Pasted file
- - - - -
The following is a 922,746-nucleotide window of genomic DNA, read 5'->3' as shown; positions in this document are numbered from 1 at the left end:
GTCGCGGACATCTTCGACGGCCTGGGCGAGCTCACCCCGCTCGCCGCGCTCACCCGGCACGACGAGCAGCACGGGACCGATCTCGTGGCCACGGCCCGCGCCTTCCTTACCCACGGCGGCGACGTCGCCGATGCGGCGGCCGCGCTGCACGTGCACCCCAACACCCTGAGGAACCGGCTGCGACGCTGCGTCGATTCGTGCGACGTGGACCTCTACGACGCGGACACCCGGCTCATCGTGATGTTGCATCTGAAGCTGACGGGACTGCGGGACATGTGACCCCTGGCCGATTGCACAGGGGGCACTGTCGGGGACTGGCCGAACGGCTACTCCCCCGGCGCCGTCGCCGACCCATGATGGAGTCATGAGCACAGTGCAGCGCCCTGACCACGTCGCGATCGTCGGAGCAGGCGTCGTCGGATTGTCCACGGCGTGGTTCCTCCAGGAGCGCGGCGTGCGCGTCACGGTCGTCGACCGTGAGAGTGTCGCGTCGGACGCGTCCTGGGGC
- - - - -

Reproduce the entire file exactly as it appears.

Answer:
The following is a 922,746-nucleotide window of genomic DNA, read 5'->3' as shown; positions in this document are numbered from 1 at the left end:
GTCGCGGACATCTTCGACGGCCTGGGCGAGCTCACCCCGCTCGCCGCGCTCACCCGGCACGACGAGCAGCACGGGACCGATCTCGTGGCCACGGCCCGCGCCTTCCTTACCCACGGCGGCGACGTCGCCGATGCGGCGGCCGCGCTGCACGTGCACCCCAACACCCTGAGGAACCGGCTGCGACGCTGCGTCGATTCGTGCGACGTGGACCTCTACGACGCGGACACCCGGCTCATCGTGATGTTGCATCTGAAGCTGACGGGACTGCGGGACATGTGACCCCTGGCCGATTGCACAGGGGGCACTGTCGGGGACTGGCCGAACGGCTACTCCCCCGGCGCCGTCGCCGACCCATGATGGAGTCATGAGCACAGTGCAGCGCCCTGACCACGTCGCGATCGTCGGAGCAGGCGTCGTCGGATTGTCCACGGCGTGGTTCCTCCAGGAGCGCGGCGTGCGCGTCACGGTCGTCGACCGTGAGAGTGTCGCGTCGGACGCGTCCTGGGGC